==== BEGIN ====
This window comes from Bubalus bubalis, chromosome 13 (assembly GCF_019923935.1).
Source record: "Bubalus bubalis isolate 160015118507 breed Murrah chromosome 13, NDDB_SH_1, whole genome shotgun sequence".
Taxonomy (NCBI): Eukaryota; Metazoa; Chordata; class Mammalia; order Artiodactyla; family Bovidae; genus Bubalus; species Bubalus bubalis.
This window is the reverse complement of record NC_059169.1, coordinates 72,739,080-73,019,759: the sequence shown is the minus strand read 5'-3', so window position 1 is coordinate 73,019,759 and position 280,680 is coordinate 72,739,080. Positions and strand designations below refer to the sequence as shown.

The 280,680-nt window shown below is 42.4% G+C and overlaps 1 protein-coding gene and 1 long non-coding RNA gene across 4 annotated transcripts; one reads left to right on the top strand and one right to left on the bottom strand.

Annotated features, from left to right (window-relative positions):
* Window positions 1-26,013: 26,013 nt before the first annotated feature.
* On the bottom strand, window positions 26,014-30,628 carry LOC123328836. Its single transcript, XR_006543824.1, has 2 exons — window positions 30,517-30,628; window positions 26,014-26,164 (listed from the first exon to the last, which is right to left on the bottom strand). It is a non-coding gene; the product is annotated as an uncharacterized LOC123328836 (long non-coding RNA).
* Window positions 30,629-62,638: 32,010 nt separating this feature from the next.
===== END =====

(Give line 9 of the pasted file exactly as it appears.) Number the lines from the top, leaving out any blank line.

* Window positions 30,629-62,638: 32,010 nt separating this feature from the next.